The goal of this competing continuation project is to test models of the development and prevention of three inter-related antisocial problems in young adulthood: violence, substance abuse, and risky sexual behavior. Joint consideration of these three diverse problem domains holds promise because of the "syndemic" of parallel epidemics, comorbidity, similar epidemiology, and the possibility that isolated prevention efforts fail precisely because of the failure to consider joint effects. The investigators will test three major hypotheses: 1) these problems are comorbid across development, with early conduct problems leading to each adult outcome;2) a comorbid antisocial behavior pattern develops as a dynamic cascade, in which early risk factors dispose a child to later risk factors, which lead to problem outcomes. The model posits gene-environment interactions that are mediated through acquired social information-processing patterns. Domain-specific outcomes also develop through specific affordance experiences;and 3) random assignment to preventive intervention will reduce the probability of each of antisocial outcome in adulthood, with moderation by genetic and early-life factors and mediation by intervention effects on early conduct problems and social-cognitive patterns. The samples come from two independent, ongoing prospective studies of conduct disorder, the Child Development Project (CDP) and Fast Track (FT). The CDP has followed a community sample of 585 preschool males and females who are now 26 years old, with high (90 percent) retention after 22 years. The FT Project is a multi-site randomized clinical trial, in which 891 early-starting, conduct-problem youth (31 percent girls;51 percent African-American) were assigned in kindergarten to receive (or not) a 10-year comprehensive intervention to prevent conduct disorder and have been followed through age 24 with high (83 percent) retention of participants. In the proposed project, identical measures of violence, substance-use problems, and risky sexual behaviors will be assessed in the CDP through age 31 and in FT through age 29. Growth analyses, confirmatory factor analyses, and structural equation modeling will test hypotheses. Relevance to public health: This project will contribute to the discovery of ways to prevent young adult antisocial problems, including violence, substance abuse, and risky sexual behaviors.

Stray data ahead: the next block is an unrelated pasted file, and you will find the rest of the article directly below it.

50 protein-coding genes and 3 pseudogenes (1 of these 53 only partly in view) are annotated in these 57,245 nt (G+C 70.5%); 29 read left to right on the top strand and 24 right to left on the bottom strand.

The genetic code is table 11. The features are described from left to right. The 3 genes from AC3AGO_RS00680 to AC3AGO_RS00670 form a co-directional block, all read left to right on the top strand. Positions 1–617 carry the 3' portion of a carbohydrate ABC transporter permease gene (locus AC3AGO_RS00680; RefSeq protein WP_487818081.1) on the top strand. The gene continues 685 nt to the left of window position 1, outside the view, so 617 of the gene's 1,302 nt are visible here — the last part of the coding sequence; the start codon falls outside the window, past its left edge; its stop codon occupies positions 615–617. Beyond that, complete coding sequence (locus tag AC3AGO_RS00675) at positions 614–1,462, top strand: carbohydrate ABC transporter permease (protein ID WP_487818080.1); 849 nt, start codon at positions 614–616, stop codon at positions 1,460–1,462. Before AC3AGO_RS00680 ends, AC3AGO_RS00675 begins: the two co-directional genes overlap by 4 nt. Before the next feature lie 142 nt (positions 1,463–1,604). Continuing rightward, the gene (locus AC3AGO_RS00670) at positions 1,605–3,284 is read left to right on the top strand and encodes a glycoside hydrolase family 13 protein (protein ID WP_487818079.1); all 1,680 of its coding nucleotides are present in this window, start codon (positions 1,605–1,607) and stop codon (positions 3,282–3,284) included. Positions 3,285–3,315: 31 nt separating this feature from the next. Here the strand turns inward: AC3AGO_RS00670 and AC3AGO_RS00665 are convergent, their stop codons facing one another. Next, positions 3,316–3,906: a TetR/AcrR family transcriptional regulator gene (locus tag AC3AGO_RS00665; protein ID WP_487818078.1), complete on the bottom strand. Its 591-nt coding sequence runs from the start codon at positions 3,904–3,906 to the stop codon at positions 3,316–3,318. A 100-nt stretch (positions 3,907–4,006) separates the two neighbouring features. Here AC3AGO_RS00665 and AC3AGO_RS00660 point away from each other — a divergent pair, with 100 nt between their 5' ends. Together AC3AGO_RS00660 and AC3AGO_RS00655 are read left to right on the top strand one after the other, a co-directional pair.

Public Health Relevance

This project will increase our understanding of how problems of violence, substance abuse, and risky sexual behavior develop across the lifespan and relate to each other. It will test the efficacy of a long-term intervention to prevent these problems in young adulthood.

Agency
National Institute of Health (NIH)
Institute
National Institute on Drug Abuse (NIDA)
Type
Research Project (R01)
Project #
5R01DA016903-09
Application #
8294968
Study Section
Special Emphasis Panel (ZRG1-RPHB-A (02))
Program Officer
Lloyd, Jacqueline
Project Start
2003-09-20
Project End
2014-05-31
Budget Start
2012-07-01
Budget End
2013-06-30
Support Year
9
Fiscal Year
2012
Total Cost
$692,824
Indirect Cost
$245,914
Name
Duke University
Department
Miscellaneous
Type
Schools of Arts and Sciences
DUNS #
044387793
City
Durham
State
NC
Country
United States
Zip Code
27705
Sorensen, Lucy C; Dodge, Kenneth A; Conduct Problems Prevention Research Group (2016) How Does the Fast Track Intervention Prevent Adverse Outcomes in Young Adulthood? Child Dev 87:429-45
Lansford, Jennifer E; Dodge, Kenneth A; Pettit, Gregory S et al. (2016) A Public Health Perspective on School Dropout and Adult Outcomes: A Prospective Study of Risk and Protective Factors From Age 5 to 27 Years. J Adolesc Health 58:652-8
Pasalich, Dave S; Witkiewitz, Katie; McMahon, Robert J et al. (2016) Indirect Effects of the Fast Track Intervention on Conduct Disorder Symptoms and Callous-Unemotional Traits: Distinct Pathways Involving Discipline and Warmth. J Abnorm Child Psychol 44:587-97
Sasser, Tyler R; Kalvin, Carla B; Bierman, Karen L (2016) Developmental trajectories of clinically significant attention-deficit/hyperactivity disorder (ADHD) symptoms from grade 3 through 12 in a high-risk sample: Predictors and outcomes. J Abnorm Psychol 125:207-19
Rabiner, David L; Carrig, Madeline M; Dodge, Kenneth A (2016) Attention Problems and Academic Achievement: Do Persistent and Earlier-Emerging Problems Have More Adverse Long-Term Effects? J Atten Disord 20:946-957
Hanson, Jamie L; Albert, Dustin; Iselin, Anne-Marie R et al. (2016) Cumulative stress in childhood is associated with blunted reward-related brain activity in adulthood. Soc Cogn Affect Neurosci 11:405-12
Petersen, Isaac T; Bates, John E; Dodge, Kenneth A et al. (2016) Identifying an efficient set of items sensitive to clinical-range externalizing problems in children. Psychol Assess 28:598-612
Okado, Yuko; Bierman, Karen L (2015) Differential risk for late adolescent conduct problems and mood dysregulation among children with early externalizing behavior problems. J Abnorm Child Psychol 43:735-47
Salvatore, Jessica E; Meyers, Jacquelyn L; Yan, Jia et al. (2015) Intergenerational continuity in parents' and adolescents' externalizing problems: The role of life events and their interaction with GABRA2. J Abnorm Psychol 124:709-28
Bierman, Karen L; Kalvin, Carla B; Heinrichs, Brenda S (2015) Early childhood precursors and adolescent sequelae of grade school peer rejection and victimization. J Clin Child Adolesc Psychol 44:367-79

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